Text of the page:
Fly-In Fishing Trip And BBQ

We had some guests over from the UK and they had told us that they wanted to do something a bit different as a holiday experience.

Easy thing to say on the telephone from 5000+ miles away.  After some discussions we agreed on a fly-in fishing trip.

The fateful day arrived and the mist and cloud came down (that’s why it was fateful!)  My wife and our guests were to make the plane ride out to the lake and I dropped them off at 7am ready for the start of their adventure.

Float Plane on Okanagan Lake

Float Plane

Rod Hennig and I set off to take his 14ft boat up into the mountains.  We sat in the car at the base of the mountain, around 1500ft above sea level, looking at the low clouds.  The trip was beginning to look doubtful when the pilot telephoned to say he only had clearance to fly to 2500ft.

What a time to try and change plans ..  we had the cars and the boat.  No problem ..  we’d change the venue to the Okanagan Lake.  Good idea until we discovered the larger boat, which would be needed on the big lake, was blocked in .. the road outside Rod’s house had been dug up.  We waited for around 30 minutes and the clearance level rose to 2900ft.  The airport said it was sunny at about 5000ft, but permission to fly was denied.

A compromise was reached .. the pilot would extend the flying time, do a circuit of Kelowna and land on Wood Lake instead.  Success!  I duly stood at the end of the lake and waited for the plane to arrive.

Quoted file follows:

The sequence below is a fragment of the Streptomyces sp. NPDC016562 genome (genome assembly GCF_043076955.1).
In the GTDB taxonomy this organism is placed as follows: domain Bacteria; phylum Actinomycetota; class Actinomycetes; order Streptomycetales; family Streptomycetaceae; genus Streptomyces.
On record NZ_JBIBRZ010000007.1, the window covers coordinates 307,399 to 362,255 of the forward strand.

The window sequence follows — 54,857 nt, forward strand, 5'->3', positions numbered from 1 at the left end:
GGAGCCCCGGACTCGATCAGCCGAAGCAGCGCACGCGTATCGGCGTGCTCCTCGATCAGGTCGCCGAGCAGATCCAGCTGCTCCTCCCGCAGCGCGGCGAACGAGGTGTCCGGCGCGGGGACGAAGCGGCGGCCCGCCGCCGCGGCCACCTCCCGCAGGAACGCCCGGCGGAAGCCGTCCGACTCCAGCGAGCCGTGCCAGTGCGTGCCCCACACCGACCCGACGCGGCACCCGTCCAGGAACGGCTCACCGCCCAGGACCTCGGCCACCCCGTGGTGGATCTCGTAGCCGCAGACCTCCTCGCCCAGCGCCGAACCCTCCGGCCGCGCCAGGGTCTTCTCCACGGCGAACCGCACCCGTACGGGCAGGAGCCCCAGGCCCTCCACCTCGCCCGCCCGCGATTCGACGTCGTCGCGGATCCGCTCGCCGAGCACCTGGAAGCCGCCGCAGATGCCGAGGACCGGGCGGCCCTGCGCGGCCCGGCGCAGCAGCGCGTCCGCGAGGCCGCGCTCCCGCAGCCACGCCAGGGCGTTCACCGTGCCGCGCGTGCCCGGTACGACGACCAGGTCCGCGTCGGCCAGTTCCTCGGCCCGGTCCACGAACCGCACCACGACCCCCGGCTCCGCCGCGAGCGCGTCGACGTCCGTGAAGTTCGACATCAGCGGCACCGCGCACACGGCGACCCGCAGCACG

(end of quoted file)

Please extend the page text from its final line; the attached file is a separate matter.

Safe Landing on Wood Lake

Float Plane Landing

Once the passenegers had been collected it was away to the mountains and catch up with Rod. Hopefully he would have the BBQ all arranged on the island in the middle of the lake and a good day in the sun could be enjoyed.  Climbing 3000ft through mist does however dampen your enthusiasm .. but as they say “a bad day’s fishing is better than a good day at work!”  At about 4000ft the mist cleared and the sun shone to welcome us.

Rod brought the boat over to the shore and we were all duly ferried across to the island.

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The wives sat on the island enjoying the peace and quiet while we fished. They hoped  to see some wildlife and during the morning there were sounds coming across the lake.  Could this be moose or even a bear coming through the trees to the lake shore?   No ..  it turned out to be a group of cattle wandering free.

View from the Island

View From The Island

Rod had indeed set up the BBQ with a supply of surplus food in case we didn’t catch any trout.  Our guests were impressed with the setting and prepared themselves for a great day.  We caught enough trout for us to enjoy on the BBQ – very tasty straight from the water and on the grill.

Chef at Work

Rod In Charge